Ana Armengod: The Filmmaker Giving Voice to America’s Undocumented Story

By Anna Mikaela Ekstrand Anna Mikaela Ekstrand has been verified by Muck Rack's editorial team
Published on October 3, 2023

On the East Coast of the U.S., conversations about undocumented people are not frequent; however, they should be. Undocumented people live and work across the country, contributing to our communities — sometimes side-by-side with citizens and those with adjusted status — but with less security and little access to legal systems to ensure that employers follow labor laws, for instance.

On October 7th, at the Brooklyn Museum in New York, The Immigrant Artist Biennial (TIAB), of which I am Associate Director, will bring together five formerly undocumented people, including three artists: Ana Armengod, Raul De Lara and Christopher Unpezverde Núñez. Also present will be Annie J. Wang, Senior Staff Attorney at the Asian American Legal Defense and Education Fund and member of the American Immigration Lawyers Association, and moderator danilo machado, who currently works at the Brooklyn Museum. They will all speak about their experience of living undocumented in the U.S. and how they advocate for others. 

TIAB hopes that the roundtable will challenge listeners to take undocumented people into consideration in their work and private lives. It is supported by two organizations: Define American, which works with advocacy in entertainment, media, and the arts to broadcast immigrant stories, and The Immigration Council, which works with litigation, research, legislative, and administrative advocacy. Both offer resources for companies, organizations, and individuals to understand how undocumented people form an important part of our economy and the various legislation and policies that take advantage of, support, and/or counteract them.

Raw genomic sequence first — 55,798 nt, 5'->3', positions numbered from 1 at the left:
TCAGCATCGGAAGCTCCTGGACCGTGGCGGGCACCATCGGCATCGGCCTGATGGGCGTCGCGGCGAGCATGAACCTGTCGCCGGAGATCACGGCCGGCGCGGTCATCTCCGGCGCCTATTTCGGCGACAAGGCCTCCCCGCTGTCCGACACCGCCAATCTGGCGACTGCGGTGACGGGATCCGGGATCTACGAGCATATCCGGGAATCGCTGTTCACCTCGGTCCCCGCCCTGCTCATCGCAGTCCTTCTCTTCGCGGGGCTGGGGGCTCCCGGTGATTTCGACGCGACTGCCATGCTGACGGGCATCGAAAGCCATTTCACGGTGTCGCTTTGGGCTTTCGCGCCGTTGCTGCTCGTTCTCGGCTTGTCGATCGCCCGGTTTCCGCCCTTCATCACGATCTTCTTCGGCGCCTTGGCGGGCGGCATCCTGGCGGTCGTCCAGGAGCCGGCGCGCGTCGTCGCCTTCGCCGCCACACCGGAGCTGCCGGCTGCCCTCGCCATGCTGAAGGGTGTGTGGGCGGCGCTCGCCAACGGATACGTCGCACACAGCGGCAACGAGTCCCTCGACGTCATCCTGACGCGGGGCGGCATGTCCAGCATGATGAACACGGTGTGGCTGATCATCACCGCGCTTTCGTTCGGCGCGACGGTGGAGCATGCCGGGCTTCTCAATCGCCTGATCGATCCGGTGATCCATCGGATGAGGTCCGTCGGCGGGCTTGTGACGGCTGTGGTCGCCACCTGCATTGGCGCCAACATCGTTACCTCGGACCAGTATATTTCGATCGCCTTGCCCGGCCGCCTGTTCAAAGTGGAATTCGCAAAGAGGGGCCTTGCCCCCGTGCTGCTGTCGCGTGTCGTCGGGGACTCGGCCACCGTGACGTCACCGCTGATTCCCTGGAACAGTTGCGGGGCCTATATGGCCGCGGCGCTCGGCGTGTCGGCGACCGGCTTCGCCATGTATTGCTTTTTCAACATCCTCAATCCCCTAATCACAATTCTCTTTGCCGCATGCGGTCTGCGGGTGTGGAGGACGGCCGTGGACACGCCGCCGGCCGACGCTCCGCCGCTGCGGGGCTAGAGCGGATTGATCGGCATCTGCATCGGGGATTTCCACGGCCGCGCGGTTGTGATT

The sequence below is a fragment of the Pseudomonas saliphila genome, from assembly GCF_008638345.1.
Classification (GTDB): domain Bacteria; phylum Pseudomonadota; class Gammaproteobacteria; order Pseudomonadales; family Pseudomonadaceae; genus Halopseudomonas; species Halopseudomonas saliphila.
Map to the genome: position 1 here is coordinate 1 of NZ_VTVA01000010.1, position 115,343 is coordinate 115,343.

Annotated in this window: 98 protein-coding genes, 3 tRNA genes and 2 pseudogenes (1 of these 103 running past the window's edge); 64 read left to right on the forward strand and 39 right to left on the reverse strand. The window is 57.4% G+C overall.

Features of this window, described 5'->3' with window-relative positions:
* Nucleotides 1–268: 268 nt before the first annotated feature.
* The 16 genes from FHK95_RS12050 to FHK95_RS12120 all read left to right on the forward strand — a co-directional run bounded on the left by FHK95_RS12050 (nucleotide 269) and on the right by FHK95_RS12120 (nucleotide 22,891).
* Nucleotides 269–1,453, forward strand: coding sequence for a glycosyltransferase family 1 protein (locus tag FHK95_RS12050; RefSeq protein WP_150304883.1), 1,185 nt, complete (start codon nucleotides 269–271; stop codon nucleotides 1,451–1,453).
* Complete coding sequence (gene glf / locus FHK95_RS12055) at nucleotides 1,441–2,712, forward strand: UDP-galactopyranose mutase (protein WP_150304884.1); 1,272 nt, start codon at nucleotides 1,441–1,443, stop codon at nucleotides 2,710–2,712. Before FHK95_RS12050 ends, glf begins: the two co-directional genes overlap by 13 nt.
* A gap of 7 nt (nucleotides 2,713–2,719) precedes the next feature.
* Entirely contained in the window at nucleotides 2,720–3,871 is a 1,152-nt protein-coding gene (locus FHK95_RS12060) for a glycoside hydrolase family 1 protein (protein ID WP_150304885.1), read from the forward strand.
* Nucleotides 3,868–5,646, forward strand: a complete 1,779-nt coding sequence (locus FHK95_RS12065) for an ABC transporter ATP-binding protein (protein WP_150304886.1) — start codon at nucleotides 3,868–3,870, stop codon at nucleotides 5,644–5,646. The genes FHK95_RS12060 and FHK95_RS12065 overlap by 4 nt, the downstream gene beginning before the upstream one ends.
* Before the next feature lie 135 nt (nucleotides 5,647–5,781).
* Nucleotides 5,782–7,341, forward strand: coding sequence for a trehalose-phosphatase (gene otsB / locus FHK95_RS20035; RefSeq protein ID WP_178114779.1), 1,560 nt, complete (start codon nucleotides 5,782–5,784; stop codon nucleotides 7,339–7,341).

The Immigrant Artist Biennial has as its mission to support immigrant artists, and its 2023 edition Contact Zone has a sub-focus on undocumented artists and features undocumented artists throughout several of its exhibitions. 

Ana Armengod Brooklyn Museum
Ana Armengod. My heart breaks every time her voice breaks, 2023. 05:25 min single-channel video shot on super 8mm. Image courtesy of the artist and The Immigrant Artist Biennial.

Featured in TIAB’s opening and a panelist, Armengod — who, through film, broadcasts the stories of undocumented people — shares her perspectives on visibility and access with Grit Daily’s readers. 

Anna Mikaela Ekstrand: You work with undocumented populations in the U.S. What considerations do you make in working together? What significance does the representation of them in your work have? 

Ana Armegod: I am a formerly undocumented person. I was incarcerated and deported, and I spent two years of my life waiting; I speak about my story through the stories of others. I see myself in their struggle of invisibility and heartache. But, mostly, I see how misunderstood we are — the lives of undocumented folks are complex. There is a range of emotions that we feel: pain, suffering, and resilience, but there is also hope and longing. There is possibility. Undocumented folks don’t want to be portrayed as only suffering, because then all that hard work and sacrifice is for nothing.